Any application for an import license in Form 8 or 8-A shall be accompanied by a copy of the registration certificate issued under Form 41. A fee of INR 250 shall be paid for a duplicate copy of the license, should the original get defaced, damaged, or lost.

  1. In overview, what does the general checklist for import consist of?

It bears;

  1. The covering letter
  2. The original power of attorney
  3. Copy of import permission for a new drug (in Form-45 for a formulation, and Form 45-A for new bulk drug substances)
  4. Copy of the wholesale license, or manufacturing license of the Indian agent
  5. Authorization letter
  6. Schedule D(I) and Undertaking, duly signed, stamped, dated with a designation of the authorized signatory of the manufacturer
  7. Schedule D(II) and Undertaking, duly signed, stamped, dated with a designation of the authorized signatory of the manufacturer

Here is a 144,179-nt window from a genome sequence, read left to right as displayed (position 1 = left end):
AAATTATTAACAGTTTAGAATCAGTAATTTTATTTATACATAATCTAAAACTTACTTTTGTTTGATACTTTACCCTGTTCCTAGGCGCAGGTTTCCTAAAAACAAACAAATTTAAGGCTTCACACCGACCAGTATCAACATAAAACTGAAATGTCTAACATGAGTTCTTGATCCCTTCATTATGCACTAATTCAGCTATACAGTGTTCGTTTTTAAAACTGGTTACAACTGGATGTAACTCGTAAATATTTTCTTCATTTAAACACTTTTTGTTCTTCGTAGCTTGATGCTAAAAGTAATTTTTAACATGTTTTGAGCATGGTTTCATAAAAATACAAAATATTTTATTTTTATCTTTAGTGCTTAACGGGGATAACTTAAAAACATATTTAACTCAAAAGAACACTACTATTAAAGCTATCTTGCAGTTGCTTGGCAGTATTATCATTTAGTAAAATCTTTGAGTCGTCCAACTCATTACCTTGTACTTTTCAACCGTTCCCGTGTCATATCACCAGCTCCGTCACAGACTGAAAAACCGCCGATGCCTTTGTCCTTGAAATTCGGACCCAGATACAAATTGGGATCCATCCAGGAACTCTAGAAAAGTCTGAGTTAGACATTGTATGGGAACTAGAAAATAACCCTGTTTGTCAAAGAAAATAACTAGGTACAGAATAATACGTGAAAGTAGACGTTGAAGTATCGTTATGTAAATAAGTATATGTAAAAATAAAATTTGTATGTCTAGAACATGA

8. Copy of the original notarized
  9. Attested/ apostilled copy
  10. An original label bearing the name of the drug, with the pharmacopoeial specification, the importer name and address as per the wholesale license, and import license number.
  11. Upload Form 40
  12. TR-6 Challan of Fees paid
  1. Are pharmaceuticals free importable?

Most pharmaceuticals are freely importable, as per foreign trade law. However, it must be noted that certain drugs may not be imported except under a license granted by the Drug Controller of India. These products cannot be imported after the date shown on the label as being a date when the potency would reduce or toxicity would increase beyond the standard permitted.

  1. What is the import duty structure?

The import duty structure relies on the classification for import tariff and excise duty. The import duties are prescribed by the Customs Tariff Act. The specific life-saving products can certainly be imported at zero duty. For most other pharmaceuticals, the duty structure would be roughly as below:

  1. Cost, Insurance, and Freight (CIF) value of the imported item: A hypothetical INR 10.00
  2. Basic duty: 30 percent of CIF value (INR 3.00)
  3. Countervailing duty: 16 percent of the CIF value, in addition to basic duty plus surcharge (INR 2.08)
  4.  Special additional duty: 4 percent of the total of all the above (INR 0. 60)
  5. Total landed cost: INR 15.68
  6.  Effective duty rate: 56.8 percent